Tuesday, November 16, 2010

Christians: The Usual Suspects

I don't watch that much TV, but I've seen more hypocritical, abusive and self-righteous Christians on the tube than I've ever met in real life. So it's quite refreshing when someone decides to write a script in which Christians are portrayed as ordinary people. Not perfect, not super-saintly, but ordinary.

A couple of weeks ago The Office aired an episode entitled "Christening" in which two of the main characters have their daughter baptized. I find it interesting that a sitcom would venture into this territory, and that the most unpleasant people at the baptism were the show's other main characters: mostly cynical, snide, and self-centered, they were completely oblivious to the significance of the event being celebrated by their two colleagues. A real a**holier-than-thou attitude, if you will pardon my phraseology. Granted, their behavior was in keeping with their conduct in other episodes, but I am so used to seeing Christians depicted as the villains of the piece that their normality in this episode was remarkable to me.

Snide cynicism was not the only response to religion in the show; one character who admits he and God have "a lot of catching up to do" is shown later facing the altar of the empty church and asking plaintively of the Almighty, "Why d'you always gotta be so mean to me?" Another character is literally carried away by his yearning for the joy and camaraderie he sees among the members of the church's young adult group, but later realizes that, as another colleague pointed out earlier, "Church isn't a party." For a 25 minute sitcom, I thought they packed in some serious thoughts about religion.

The other show where I have lately observed the rare and exotic "Ordinary Christian" is a new program called Blue Bloods, which follows four generations of the Reagan family, several of whose members are or were New York City police officers. I have seen four or five episodes, among which can be found scenes of  characters saying a Catholic grace before meals or pausing to pray in a church.  In one episode ("Smack Attack") the sex abuse scandal is mentioned without the implication that every priest is either a molester or covering up for one. Really, you have to see it to believe it. Mr. B. and I always have a chuckle when a priest has to be questioned on your average cop show: the detectives wander into the church and the Padre comes scurrying out from behind the altar as though he lives there. Blue Bloods is guilty of this visual cliche, but I'm willing to cut them some slack, given how much I've been enjoying the show.  The bad guy hasn't yet turned out to be a Christian fundamentalist working for Big Oil, and Tom Selleck lit up a stogie in the second last episode. What's not to like?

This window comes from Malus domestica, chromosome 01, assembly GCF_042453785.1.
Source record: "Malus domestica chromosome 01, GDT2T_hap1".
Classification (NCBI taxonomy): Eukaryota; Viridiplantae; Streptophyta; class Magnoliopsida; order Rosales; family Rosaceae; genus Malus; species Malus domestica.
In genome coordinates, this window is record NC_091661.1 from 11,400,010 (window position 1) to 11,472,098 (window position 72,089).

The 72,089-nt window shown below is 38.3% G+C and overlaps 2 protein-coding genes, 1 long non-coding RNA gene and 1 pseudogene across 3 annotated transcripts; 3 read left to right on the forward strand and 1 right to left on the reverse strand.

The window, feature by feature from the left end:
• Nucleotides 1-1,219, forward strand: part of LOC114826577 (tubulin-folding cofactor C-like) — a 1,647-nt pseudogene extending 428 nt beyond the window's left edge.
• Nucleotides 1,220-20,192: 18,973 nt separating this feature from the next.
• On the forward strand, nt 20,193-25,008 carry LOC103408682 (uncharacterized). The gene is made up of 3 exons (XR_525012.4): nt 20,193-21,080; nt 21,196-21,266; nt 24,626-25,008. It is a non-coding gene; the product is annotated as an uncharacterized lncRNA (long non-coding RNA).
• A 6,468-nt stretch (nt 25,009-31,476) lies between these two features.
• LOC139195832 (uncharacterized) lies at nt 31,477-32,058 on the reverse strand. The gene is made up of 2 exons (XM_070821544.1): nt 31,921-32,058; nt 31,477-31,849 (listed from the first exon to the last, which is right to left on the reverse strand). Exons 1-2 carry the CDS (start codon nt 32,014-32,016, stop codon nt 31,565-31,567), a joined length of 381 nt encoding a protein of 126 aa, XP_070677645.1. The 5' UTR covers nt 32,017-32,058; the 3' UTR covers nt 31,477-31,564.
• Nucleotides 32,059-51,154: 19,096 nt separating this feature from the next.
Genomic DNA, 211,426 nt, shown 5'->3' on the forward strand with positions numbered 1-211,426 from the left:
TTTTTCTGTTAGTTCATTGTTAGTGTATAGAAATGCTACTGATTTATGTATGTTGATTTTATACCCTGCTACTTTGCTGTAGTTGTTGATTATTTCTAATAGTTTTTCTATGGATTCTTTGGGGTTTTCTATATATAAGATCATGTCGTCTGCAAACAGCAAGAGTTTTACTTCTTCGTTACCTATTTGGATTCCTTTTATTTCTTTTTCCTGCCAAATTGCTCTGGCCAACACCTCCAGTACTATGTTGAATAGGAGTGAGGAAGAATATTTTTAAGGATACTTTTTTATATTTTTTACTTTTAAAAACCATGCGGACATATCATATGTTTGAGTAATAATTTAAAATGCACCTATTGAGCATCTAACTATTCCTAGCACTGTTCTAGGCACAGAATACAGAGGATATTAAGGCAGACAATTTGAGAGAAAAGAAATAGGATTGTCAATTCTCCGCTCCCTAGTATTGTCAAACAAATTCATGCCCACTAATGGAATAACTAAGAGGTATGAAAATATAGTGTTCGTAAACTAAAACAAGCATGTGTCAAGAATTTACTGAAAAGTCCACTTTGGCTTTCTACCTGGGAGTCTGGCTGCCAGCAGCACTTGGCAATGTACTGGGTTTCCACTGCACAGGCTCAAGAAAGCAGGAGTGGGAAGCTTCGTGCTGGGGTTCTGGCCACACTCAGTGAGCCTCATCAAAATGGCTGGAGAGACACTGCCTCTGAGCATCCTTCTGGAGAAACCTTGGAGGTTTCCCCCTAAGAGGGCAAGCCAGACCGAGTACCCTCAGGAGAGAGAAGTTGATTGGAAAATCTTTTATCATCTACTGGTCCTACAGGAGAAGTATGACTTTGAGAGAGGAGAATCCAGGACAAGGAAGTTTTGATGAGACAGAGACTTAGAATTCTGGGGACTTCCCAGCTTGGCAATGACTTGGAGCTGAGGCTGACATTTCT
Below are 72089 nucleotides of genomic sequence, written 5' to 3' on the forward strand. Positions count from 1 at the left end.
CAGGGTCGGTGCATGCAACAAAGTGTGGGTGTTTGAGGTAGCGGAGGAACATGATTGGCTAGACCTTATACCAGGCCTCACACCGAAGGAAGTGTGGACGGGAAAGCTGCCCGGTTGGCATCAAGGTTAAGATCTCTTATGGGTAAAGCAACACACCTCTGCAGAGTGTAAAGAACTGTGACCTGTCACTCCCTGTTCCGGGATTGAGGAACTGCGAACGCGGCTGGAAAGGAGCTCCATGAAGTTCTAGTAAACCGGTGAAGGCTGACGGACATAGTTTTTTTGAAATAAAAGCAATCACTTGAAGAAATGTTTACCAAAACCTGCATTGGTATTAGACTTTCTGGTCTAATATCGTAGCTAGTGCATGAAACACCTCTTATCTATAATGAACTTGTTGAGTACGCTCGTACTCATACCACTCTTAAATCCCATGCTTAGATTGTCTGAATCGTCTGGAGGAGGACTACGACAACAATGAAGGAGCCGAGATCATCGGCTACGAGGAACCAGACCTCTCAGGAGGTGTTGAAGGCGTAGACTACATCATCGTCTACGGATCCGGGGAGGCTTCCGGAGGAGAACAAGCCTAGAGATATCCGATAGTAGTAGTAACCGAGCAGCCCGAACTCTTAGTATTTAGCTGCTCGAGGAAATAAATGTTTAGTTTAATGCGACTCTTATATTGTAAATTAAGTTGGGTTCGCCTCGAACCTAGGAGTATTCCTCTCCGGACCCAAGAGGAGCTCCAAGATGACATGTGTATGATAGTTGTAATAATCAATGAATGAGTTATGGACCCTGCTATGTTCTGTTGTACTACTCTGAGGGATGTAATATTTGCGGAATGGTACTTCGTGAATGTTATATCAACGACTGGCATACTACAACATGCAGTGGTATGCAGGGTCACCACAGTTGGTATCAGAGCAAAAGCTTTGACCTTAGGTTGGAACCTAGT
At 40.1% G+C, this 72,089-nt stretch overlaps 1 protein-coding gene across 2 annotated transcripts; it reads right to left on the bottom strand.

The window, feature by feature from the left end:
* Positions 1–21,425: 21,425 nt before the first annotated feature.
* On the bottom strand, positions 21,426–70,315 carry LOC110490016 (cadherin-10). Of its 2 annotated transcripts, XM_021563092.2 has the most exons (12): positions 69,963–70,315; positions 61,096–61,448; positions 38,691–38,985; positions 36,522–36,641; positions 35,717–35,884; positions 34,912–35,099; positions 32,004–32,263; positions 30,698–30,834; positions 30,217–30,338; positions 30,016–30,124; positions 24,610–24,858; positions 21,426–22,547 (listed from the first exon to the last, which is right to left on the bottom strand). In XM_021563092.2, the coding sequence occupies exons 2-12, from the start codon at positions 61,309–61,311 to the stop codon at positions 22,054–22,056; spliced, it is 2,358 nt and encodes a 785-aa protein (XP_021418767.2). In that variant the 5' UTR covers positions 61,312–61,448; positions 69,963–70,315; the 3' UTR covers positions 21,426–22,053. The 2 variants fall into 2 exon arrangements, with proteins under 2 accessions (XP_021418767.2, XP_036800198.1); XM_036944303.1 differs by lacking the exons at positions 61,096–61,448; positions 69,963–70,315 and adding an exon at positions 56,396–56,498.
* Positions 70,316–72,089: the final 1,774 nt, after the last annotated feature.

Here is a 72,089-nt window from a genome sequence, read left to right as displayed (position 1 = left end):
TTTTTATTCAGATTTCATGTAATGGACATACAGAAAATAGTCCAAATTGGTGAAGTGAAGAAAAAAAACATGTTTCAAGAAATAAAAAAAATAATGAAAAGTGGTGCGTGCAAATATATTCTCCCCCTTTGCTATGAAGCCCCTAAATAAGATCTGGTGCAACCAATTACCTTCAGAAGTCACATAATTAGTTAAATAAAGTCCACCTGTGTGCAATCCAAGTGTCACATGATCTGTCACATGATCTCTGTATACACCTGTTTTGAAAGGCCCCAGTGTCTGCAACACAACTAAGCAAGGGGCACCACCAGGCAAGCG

Here's hoping for more script writers who are willing to step outside p.c. bounds.

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